The fact that people generally choose F/4 or even faster in a large Newtonian is a testament to the robustness of the design, a 30 inch F/4 refractor is not even on the table for discussion...

Great refractors, great refractors are small scopes, 3, 4, 5 inches...

Jon


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hottr6
Carpal Tunnel
*****

Reged: 06/28/09

Loc: 7,500', Magdalena Mtns, NM
Re: The Demise of the Great Refractor new [Re: Sky Muse]
      #5527858 - 11/19/12 12:34 PM

From a science perspective, a big refractor funded by the National Science Foundation, would be just a waste of tax-payers money.

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GeneT
Ely Kid
*****

Reged: 11/07/08

Loc: South Texas
Re: The Demise of the Great Refractor new [Re: Jon Isaacs]
      #5528575 - 11/19/12 06:57 PM

Jon, really nice post!

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rwiederrich
Goldfinger
*****

Reged: 11/17/05

Loc: Always Dark skies of Belfair W...
Re: The Demise of the Great Refractor new [Re: chboss]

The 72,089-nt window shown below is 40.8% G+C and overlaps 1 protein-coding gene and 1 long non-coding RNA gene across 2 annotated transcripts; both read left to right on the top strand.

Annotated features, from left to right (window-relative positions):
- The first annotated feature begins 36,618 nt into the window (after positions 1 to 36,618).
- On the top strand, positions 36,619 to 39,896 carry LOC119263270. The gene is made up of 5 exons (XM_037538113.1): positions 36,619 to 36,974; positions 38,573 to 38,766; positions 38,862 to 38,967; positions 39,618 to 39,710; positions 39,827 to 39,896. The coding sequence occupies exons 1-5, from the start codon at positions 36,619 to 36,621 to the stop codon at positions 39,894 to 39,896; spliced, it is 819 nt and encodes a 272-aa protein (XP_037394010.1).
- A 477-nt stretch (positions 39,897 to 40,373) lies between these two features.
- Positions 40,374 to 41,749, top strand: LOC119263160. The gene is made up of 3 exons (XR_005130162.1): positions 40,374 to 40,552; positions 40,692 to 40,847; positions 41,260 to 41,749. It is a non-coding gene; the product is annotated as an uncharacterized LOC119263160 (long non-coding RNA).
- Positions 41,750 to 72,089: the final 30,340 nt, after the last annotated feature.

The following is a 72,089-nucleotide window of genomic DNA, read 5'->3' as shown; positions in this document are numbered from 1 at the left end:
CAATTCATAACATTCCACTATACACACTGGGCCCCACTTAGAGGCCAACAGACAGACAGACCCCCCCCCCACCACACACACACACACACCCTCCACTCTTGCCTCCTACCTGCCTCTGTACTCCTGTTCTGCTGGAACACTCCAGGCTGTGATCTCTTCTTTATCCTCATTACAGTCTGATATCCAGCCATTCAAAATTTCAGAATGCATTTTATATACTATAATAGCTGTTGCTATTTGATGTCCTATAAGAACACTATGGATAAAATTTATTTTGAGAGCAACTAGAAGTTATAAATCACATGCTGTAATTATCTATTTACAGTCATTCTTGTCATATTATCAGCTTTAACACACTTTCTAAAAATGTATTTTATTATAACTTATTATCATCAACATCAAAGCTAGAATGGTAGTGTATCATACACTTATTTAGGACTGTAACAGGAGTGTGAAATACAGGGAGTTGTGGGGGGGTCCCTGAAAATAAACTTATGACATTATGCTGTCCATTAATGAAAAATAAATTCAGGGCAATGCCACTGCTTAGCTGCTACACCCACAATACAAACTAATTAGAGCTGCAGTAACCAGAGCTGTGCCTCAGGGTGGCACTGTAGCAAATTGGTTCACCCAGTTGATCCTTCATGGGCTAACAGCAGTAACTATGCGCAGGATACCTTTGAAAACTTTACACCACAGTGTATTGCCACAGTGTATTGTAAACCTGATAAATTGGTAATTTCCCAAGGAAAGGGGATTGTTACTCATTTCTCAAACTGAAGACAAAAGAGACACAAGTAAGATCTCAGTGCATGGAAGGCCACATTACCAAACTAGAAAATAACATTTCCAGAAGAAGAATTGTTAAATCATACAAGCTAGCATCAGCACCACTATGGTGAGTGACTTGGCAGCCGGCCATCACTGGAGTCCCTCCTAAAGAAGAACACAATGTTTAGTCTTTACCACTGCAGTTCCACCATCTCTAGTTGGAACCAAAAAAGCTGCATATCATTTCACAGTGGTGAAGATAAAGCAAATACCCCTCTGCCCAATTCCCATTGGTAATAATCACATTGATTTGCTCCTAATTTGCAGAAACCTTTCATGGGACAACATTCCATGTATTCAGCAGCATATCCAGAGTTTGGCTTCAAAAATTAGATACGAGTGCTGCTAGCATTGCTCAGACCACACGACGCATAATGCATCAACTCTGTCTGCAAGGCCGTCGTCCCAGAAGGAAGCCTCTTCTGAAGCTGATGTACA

#5528665 - 11/19/12 07:44 PM Attachment (23 downloads)

Quote:

Unfortunately large refractors are a thing of the past in professional astronomy. I personally love the look of these classic instruments although they are not very practical to use. Below the image of the 65cm Zeiss refracotr of the National observatory of Japan. It is unused and serves only as backdrop of the museum housed in the dome.

There are some special application scopes as the mentioned solar telescope but they are rare these days.

best regards
Chris




Super thing that large refractors are NOT things of the past in amateur astronomy. I also love their look and to me they are very practical in their use.


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Sky Muse
sage


Reged: 10/26/12

Loc: De Soto County, MS
Re: The Demise of the Great Refractor new [Re: Ziggy943]
      #5528901 - 11/19/12 09:53 PM

I suppose it's forgivable, as "Alvin" is the common spelling.

Similarly, I got that all my life, and still do..."Allen" here and "Allen" there, on most occasions when someone took my name for this, that or the other...